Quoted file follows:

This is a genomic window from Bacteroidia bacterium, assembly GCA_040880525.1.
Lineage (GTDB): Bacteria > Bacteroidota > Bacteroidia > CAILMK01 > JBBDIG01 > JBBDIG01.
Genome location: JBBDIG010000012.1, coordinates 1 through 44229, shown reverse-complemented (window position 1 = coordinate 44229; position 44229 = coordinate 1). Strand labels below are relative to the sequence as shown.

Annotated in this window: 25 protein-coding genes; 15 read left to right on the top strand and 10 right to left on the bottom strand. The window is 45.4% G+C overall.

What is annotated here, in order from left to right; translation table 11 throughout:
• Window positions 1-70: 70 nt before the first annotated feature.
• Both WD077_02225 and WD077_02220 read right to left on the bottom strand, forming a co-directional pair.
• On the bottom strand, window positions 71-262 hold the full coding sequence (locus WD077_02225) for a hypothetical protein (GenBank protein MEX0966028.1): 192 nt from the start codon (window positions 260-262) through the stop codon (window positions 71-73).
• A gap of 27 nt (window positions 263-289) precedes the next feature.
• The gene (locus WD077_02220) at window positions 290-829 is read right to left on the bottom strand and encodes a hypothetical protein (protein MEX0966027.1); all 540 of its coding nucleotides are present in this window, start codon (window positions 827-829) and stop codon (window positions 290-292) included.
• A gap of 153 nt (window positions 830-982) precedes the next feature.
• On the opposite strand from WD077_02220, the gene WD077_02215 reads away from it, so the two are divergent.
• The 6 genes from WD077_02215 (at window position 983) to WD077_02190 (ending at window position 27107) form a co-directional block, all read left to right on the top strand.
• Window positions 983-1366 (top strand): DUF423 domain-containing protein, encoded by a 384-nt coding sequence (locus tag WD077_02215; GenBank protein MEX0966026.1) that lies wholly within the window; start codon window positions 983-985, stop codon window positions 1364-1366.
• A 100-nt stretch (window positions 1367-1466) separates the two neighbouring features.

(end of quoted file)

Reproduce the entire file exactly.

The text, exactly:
This is a genomic window from Bacteroidia bacterium, assembly GCA_040880525.1.
Lineage (GTDB): Bacteria > Bacteroidota > Bacteroidia > CAILMK01 > JBBDIG01 > JBBDIG01.
Genome location: JBBDIG010000012.1, coordinates 1 through 44229, shown reverse-complemented (window position 1 = coordinate 44229; position 44229 = coordinate 1). Strand labels below are relative to the sequence as shown.

Annotated in this window: 25 protein-coding genes; 15 read left to right on the top strand and 10 right to left on the bottom strand. The window is 45.4% G+C overall.

What is annotated here, in order from left to right; translation table 11 throughout:
• Window positions 1-70: 70 nt before the first annotated feature.
• Both WD077_02225 and WD077_02220 read right to left on the bottom strand, forming a co-directional pair.
• On the bottom strand, window positions 71-262 hold the full coding sequence (locus WD077_02225) for a hypothetical protein (GenBank protein MEX0966028.1): 192 nt from the start codon (window positions 260-262) through the stop codon (window positions 71-73).
• A gap of 27 nt (window positions 263-289) precedes the next feature.
• The gene (locus WD077_02220) at window positions 290-829 is read right to left on the bottom strand and encodes a hypothetical protein (protein MEX0966027.1); all 540 of its coding nucleotides are present in this window, start codon (window positions 827-829) and stop codon (window positions 290-292) included.
• A gap of 153 nt (window positions 830-982) precedes the next feature.
• On the opposite strand from WD077_02220, the gene WD077_02215 reads away from it, so the two are divergent.
• The 6 genes from WD077_02215 (at window position 983) to WD077_02190 (ending at window position 27107) form a co-directional block, all read left to right on the top strand.
• Window positions 983-1366 (top strand): DUF423 domain-containing protein, encoded by a 384-nt coding sequence (locus tag WD077_02215; GenBank protein MEX0966026.1) that lies wholly within the window; start codon window positions 983-985, stop codon window positions 1364-1366.
• A 100-nt stretch (window positions 1367-1466) separates the two neighbouring features.